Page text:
Edward Porter Alexander
Edward Porter Alexander
Edward Porter Alexander
photo taken between 1862 and 1864
|Born||May 26, 1835|
|Died||April 28, 1910 (aged 74)|
|Place of burial|
Magnolia Cemetery, Augusta, Georgia
|Allegiance|| United States|
Confederate States of America
|Service/|| United States Army|
Confederate States Army Engineers, Artillery
|Years of service||1857–61 (USA)|
|Rank|| Second Lieutenant (USA)|
Brigadier General (CSA)
|Battles/wars||American Civil War
|Other work||Railroad executive, planter, and author|
Edward Porter Alexander (May 26, 1835 – April 28, 1910) was a military engineer, railroad executive, planter, and author. He served first as an officer in the United States Army and later, during the American Civil War (1861–1865), in the Confederate Army, rising to the rank of brigadier general.
Alexander was the officer in charge of the massive artillery bombardment preceding Pickett's Charge, on the third day of the Battle of Gettysburg, and is also noted for his early use of signals and observation balloons during combat. After the Civil War, he taught mathematics at the University of South Carolina in Columbia, spent time in Nicaragua, and wrote extensive memoirs and analyses of the war, which have received much praise for their insight and objectivity. His Military Memoirs of a Confederate were published in 1907. An extensive personal account of his military training and his participation in the Civil War was rediscovered long after his death and published in 1989 as Fighting for the Confederacy.
Early life and career
Alexander, known to his friends as Porter, was born in Washington, Georgia into a wealthy and distinguished family of planters of the Old South. He was the sixth of ten children of Adam Leopold Alexander and Sarah Hillhouse Gilbert Alexander. He became the brother-in-law of Alexander R. Lawton and Jeremy F. Gilmer. He graduated from the United States Military Academy at West Point in 1857, third in his class of 38 cadets, and was brevetted a second lieutenant of engineers. He briefly taught engineering and fencing at the academy before he was ordered to report to Brig. Gen. Albert Sidney Johnston for the Utah War expedition. That mission ended before he could reach Johnston, and Alexander returned to West Point. He participated in a number of weapon experiments and worked as an assistant to Major Albert J. Myer, the first officer assigned to the Signal Corps and the inventor of the code for "wig-wag" signal flags, or "aerial telegraphy". Alexander was promoted to second lieutenant on October 10, 1858.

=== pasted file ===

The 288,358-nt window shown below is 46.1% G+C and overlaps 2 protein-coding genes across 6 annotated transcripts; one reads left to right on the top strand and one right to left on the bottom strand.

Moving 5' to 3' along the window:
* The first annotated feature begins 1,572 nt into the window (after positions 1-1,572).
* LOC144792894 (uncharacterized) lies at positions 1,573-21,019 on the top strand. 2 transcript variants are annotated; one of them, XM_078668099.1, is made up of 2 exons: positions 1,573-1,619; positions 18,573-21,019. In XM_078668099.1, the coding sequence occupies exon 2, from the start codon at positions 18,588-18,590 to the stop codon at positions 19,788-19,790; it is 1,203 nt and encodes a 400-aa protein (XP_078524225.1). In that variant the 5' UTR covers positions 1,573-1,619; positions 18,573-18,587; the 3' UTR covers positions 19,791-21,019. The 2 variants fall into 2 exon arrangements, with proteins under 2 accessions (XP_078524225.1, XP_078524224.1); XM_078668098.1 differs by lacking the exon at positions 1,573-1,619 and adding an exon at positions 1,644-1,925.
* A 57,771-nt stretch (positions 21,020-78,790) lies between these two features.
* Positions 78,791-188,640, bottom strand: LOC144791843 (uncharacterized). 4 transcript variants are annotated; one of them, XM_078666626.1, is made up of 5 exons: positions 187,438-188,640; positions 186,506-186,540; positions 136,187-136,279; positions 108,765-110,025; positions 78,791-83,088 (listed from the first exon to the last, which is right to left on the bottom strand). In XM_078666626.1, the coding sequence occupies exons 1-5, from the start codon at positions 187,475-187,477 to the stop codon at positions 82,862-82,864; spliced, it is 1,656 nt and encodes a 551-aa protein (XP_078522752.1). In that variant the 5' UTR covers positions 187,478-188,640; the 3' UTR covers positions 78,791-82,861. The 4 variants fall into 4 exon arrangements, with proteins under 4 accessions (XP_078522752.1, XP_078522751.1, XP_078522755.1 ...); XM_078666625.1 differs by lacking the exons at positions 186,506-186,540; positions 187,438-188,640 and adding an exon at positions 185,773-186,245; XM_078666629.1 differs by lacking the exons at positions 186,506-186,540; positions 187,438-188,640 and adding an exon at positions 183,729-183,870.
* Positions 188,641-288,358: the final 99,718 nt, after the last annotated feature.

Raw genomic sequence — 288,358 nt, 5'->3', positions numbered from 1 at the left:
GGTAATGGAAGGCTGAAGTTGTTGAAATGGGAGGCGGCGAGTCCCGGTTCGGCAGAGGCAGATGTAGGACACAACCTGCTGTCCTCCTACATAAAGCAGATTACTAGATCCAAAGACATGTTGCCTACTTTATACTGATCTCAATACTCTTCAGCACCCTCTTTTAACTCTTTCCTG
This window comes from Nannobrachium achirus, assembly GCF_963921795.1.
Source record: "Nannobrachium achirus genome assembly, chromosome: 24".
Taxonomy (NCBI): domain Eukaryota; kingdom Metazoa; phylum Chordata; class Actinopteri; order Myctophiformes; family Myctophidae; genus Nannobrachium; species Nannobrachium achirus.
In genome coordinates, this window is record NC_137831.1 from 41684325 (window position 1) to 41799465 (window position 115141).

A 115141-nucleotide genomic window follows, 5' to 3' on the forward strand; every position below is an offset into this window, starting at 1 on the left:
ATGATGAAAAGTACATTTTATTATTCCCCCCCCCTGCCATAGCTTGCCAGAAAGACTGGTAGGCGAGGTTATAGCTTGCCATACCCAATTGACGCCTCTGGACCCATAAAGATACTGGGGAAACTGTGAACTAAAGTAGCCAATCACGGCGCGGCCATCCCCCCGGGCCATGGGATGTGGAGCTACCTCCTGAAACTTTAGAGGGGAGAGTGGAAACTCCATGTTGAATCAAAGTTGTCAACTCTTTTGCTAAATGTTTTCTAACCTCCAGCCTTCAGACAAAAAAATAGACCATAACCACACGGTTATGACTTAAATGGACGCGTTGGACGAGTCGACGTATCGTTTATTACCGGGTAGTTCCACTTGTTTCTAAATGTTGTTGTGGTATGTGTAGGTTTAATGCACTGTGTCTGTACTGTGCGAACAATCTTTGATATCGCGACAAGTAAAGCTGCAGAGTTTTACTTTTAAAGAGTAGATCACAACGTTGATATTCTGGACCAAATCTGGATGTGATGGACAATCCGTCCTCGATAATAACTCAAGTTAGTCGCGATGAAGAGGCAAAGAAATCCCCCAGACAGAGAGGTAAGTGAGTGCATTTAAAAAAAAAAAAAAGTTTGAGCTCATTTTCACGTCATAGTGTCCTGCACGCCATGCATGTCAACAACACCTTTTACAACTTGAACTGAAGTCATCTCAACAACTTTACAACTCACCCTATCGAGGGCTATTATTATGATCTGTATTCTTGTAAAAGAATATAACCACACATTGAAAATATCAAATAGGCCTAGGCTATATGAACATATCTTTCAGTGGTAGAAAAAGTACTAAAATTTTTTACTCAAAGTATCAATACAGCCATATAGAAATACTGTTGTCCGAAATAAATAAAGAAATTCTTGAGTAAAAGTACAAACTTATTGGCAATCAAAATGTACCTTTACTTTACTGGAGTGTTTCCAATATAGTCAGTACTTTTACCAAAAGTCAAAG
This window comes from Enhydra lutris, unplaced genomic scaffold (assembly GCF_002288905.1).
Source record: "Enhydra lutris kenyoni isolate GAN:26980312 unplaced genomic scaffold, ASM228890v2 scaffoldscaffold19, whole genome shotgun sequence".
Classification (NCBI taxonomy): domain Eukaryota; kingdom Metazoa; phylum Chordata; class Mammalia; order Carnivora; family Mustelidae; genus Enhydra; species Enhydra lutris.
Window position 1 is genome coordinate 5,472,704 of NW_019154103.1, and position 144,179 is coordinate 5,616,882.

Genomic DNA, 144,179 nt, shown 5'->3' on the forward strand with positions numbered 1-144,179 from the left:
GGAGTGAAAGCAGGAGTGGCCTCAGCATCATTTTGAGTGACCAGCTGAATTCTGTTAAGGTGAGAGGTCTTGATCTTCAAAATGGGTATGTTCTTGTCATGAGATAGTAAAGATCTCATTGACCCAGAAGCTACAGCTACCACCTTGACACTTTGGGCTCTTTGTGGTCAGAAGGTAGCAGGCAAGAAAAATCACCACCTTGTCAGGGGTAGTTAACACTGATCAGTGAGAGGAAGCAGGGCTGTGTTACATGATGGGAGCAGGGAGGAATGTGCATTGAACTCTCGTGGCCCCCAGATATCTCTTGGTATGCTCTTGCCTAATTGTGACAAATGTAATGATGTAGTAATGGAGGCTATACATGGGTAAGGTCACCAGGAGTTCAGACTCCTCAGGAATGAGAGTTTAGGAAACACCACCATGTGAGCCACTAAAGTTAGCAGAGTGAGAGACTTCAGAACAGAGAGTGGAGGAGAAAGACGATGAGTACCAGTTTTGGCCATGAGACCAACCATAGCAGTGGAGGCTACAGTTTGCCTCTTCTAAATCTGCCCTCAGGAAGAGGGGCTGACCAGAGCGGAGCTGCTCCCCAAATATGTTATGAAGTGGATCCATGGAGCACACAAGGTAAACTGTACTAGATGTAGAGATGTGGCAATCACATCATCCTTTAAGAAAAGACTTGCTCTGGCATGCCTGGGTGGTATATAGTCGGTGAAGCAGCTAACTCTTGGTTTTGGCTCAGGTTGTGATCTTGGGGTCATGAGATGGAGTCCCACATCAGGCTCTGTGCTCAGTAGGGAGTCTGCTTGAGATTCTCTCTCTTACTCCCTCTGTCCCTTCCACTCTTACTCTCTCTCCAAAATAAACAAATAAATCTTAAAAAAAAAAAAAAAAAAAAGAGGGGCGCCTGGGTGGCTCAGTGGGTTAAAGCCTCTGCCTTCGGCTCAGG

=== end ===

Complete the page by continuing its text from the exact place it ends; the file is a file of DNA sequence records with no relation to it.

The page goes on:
Alexander met Bettie Mason of Virginia in 1859 and married her on April 3, 1860. They would eventually have six children: Bessie Mason (born 1861), Edward Porter II and Lucy Roy (twins, born 1863), an unnamed girl (1865, died in infancy prior to naming), Adam Leopold (1867), and William Mason (1868). Lt. Alexander's final assignments for the U.S. Army were at Fort Steilacoom, in the Washington Territory, and at Alcatraz Island, near San Francisco, California.
Civil War service
After learning of the secession of his home state of Georgia, Alexander resigned his U.S. Army commission on May 1, 1861, to join the Confederate Army as a captain of engineers. While organizing and training new recruits to form a Confederate signal service, he was ordered to report to Brig. Gen. P.G.T. Beauregard at Manassas Junction, Virginia. He became the chief engineer and signal officer of the Confederate Army of the Potomac on June 3.